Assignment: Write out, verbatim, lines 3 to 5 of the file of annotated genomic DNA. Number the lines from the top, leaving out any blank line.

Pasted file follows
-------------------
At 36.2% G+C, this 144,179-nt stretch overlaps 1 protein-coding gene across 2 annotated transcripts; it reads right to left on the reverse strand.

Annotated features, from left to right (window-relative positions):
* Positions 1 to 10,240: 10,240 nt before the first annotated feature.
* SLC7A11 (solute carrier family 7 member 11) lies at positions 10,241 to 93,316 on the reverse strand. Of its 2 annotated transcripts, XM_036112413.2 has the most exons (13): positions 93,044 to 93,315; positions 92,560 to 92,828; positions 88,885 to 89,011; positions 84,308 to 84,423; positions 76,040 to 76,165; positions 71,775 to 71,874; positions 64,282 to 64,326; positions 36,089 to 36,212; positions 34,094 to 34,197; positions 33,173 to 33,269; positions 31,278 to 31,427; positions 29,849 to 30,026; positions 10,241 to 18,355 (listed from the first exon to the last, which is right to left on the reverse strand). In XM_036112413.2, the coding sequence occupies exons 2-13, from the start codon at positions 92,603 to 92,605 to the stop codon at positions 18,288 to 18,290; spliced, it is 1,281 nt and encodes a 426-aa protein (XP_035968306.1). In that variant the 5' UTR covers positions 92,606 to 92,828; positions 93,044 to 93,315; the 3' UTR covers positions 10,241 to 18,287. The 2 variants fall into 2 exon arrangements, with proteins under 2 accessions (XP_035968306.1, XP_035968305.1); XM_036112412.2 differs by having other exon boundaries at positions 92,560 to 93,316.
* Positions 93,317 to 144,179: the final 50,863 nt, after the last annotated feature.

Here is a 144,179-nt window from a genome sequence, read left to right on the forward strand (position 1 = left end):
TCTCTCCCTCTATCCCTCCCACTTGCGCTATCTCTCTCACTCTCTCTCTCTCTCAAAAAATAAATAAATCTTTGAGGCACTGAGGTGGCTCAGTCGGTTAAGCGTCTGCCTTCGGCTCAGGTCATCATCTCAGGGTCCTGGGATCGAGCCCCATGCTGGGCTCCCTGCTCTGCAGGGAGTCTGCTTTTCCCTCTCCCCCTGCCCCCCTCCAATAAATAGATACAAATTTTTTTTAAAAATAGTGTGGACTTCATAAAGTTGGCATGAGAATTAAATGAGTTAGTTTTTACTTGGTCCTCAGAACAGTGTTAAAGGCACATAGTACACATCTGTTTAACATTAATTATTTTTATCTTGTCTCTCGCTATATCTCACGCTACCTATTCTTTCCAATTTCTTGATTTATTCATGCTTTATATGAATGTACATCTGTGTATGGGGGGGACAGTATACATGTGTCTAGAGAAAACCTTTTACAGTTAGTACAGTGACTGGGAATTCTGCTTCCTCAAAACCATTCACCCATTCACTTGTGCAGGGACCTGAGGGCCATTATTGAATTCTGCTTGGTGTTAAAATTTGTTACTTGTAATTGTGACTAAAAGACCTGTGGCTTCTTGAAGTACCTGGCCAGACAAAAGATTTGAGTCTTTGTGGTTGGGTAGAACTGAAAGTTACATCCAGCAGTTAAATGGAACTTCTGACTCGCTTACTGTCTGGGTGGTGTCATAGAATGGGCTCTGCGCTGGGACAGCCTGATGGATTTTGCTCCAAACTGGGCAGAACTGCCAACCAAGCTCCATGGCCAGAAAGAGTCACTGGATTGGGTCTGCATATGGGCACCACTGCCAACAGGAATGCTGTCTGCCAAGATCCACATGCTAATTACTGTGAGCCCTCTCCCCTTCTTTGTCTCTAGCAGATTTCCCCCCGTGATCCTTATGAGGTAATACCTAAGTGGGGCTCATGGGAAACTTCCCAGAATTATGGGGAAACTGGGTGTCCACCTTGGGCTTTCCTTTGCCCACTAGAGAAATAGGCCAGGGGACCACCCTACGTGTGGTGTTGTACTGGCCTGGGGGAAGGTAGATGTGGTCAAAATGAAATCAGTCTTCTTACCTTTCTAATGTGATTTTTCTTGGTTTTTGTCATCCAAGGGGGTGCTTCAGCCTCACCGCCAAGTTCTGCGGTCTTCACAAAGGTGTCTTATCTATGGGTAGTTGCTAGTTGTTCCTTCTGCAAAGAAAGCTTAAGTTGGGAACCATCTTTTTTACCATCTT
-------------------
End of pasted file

* Positions 1 to 10,240: 10,240 nt before the first annotated feature.
* SLC7A11 (solute carrier family 7 member 11) lies at positions 10,241 to 93,316 on the reverse strand. Of its 2 annotated transcripts, XM_036112413.2 has the most exons (13): positions 93,044 to 93,315; positions 92,560 to 92,828; positions 88,885 to 89,011; positions 84,308 to 84,423; positions 76,040 to 76,165; positions 71,775 to 71,874; positions 64,282 to 64,326; positions 36,089 to 36,212; positions 34,094 to 34,197; positions 33,173 to 33,269; positions 31,278 to 31,427; positions 29,849 to 30,026; positions 10,241 to 18,355 (listed from the first exon to the last, which is right to left on the reverse strand). In XM_036112413.2, the coding sequence occupies exons 2-13, from the start codon at positions 92,603 to 92,605 to the stop codon at positions 18,288 to 18,290; spliced, it is 1,281 nt and encodes a 426-aa protein (XP_035968306.1). In that variant the 5' UTR covers positions 92,606 to 92,828; positions 93,044 to 93,315; the 3' UTR covers positions 10,241 to 18,287. The 2 variants fall into 2 exon arrangements, with proteins under 2 accessions (XP_035968306.1, XP_035968305.1); XM_036112412.2 differs by having other exon boundaries at positions 92,560 to 93,316.
* Positions 93,317 to 144,179: the final 50,863 nt, after the last annotated feature.